Rep. Jackie Speier, another Bay Area Democrat, shares Boxer’s liberal ideology and is good on the stump but is unknown throughout much of the state and it is doubtful she has the fund-raising apparatus.

Rep. Loretta Sanchez, an Orange County (Garden Grove) and conservative Democrat, is a Latina in a state where their votes are becoming much more important. However, like Speier, she is a relative political unknown outside her region.

Rep, John Garamendi, a Democrat from the Northern Central Valley outside Sacramento, has no shortage of name recognition having served as the state’s Insurance Commissioner and Lt. Governor.  He ran for Governor three times without success and would risk giving up a Congressional seat he only narrowly retained in 2014.

Dave Jones, the current Insurance Commissioner and former Northern California Assemblyman, is telegenic, whip-smart and has been adept at raising funds, but is more likely to focus on the next gubernatorial race.

Ellen Tauscher, the former seven-term East Bay Congresswoman who served as Under Secretary of Arms Control and International Security in the Obama Administration is a centrist much in the mold of her good friend, Sen. Dianne Feinstein, and has strong business background. She represented what was formerly a Republican district.

On the GOP side the bench is somewhat shallower.

Neel Kashkari, a young, amiable, well-heeled business executive with strong ties to the Republican establishment, was trounced by Jerry Brown in the November election yet may have earned the chance to run again.

He follows in the footsteps of Meg Whitman, President and CEO of Hewlett-Packard and another potential contender, who spent $140 million of her own fortune only to meet with a similar fate in her 2010 run against Brown.

Carly Fiorina, the former HP CEO who is exploring a presidential bid in 2016 was no match for Boxer in her 2010 electoral debut.  But if the GOP decides they want another woman vs. woman race she could get the nod.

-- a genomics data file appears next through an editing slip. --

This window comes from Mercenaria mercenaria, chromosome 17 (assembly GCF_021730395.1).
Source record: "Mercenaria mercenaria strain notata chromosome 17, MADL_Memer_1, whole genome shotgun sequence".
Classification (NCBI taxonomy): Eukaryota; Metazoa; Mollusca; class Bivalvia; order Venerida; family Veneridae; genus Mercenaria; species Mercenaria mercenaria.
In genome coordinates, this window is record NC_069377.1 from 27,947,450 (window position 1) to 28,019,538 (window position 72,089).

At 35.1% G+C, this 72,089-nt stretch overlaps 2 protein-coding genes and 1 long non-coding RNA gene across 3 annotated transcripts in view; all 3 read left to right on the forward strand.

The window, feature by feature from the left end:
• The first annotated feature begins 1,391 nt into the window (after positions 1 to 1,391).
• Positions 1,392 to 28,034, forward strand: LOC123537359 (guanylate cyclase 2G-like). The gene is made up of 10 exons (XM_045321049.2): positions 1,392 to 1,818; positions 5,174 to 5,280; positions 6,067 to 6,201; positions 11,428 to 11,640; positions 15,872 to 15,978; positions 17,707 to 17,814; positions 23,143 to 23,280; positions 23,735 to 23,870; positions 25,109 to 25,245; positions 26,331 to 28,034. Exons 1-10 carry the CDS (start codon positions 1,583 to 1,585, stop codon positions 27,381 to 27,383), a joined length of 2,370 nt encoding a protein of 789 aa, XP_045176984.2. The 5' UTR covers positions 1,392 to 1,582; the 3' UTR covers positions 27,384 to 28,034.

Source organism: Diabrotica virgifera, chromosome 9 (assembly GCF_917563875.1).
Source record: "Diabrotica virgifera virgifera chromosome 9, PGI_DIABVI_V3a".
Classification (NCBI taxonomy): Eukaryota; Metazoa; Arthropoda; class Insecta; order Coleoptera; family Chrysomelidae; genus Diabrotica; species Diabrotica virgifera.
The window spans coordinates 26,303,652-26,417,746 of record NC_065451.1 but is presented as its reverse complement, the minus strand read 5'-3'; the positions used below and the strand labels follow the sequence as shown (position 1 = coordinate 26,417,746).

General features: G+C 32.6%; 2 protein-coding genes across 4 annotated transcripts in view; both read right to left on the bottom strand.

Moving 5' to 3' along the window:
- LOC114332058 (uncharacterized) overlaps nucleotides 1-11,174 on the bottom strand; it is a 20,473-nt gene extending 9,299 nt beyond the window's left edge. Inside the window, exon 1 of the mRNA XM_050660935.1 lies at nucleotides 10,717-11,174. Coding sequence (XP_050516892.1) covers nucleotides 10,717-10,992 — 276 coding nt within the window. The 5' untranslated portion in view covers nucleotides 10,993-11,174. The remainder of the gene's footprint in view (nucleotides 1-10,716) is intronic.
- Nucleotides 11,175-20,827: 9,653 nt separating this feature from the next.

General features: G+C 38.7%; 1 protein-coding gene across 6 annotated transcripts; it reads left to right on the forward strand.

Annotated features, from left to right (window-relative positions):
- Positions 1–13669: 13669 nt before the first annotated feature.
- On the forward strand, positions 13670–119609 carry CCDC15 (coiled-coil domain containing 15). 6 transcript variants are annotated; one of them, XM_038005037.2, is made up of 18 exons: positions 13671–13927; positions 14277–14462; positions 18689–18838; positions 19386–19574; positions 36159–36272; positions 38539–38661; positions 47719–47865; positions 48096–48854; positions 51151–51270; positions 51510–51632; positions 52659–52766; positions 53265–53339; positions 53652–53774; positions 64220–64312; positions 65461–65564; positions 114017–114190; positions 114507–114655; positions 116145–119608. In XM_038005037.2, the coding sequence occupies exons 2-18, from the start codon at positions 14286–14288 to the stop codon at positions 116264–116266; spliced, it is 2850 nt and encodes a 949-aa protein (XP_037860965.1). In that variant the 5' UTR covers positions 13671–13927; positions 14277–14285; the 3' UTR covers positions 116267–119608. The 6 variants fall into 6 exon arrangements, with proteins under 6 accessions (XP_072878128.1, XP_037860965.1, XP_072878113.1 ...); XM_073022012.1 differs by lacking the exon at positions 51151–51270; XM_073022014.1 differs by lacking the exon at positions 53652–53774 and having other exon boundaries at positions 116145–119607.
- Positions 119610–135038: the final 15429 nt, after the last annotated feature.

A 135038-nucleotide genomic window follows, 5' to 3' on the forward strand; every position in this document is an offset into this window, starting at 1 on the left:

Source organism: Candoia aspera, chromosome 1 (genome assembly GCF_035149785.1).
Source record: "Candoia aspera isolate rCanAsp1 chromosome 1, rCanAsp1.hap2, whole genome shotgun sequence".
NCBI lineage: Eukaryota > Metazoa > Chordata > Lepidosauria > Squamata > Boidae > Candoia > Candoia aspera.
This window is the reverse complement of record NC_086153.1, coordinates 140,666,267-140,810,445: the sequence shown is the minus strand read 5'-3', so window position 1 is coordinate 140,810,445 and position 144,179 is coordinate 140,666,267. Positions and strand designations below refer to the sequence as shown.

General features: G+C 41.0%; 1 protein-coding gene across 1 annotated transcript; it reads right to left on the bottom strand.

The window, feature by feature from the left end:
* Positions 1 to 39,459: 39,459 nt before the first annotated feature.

Pete Peterson, who works at a Pepperdine University think tank, just ran a spirited campaign for Secretary of State eventually losing to L.A. Democratic State Senator, Alex Padilla. He showed cross-over appeal, but carries the southern California label and would need heavy financial backing.

Currently, Republicans hold no statewide office which is a major impediment for gaining voter recognition.

The recently adopted top-two open primary was expected to produce more competitive races, lessen partisanship and encourage more Independents and third party candidacies. Some ideological moderation has occurred but not enough dollars are flowing to “outsider’ candidates in the primaries to alter the basic political math.

Given California’s very “Blue” electorate, it is more likely Democrats will continue to square off against one another in the general elections—unless candidates with Reaganesque qualities come along.

This being so, the principal challenge for Harris will be to discourage credible candidates in her own party from joining in the fray. With Newsom on the sidelines, a major obstacle has been removed.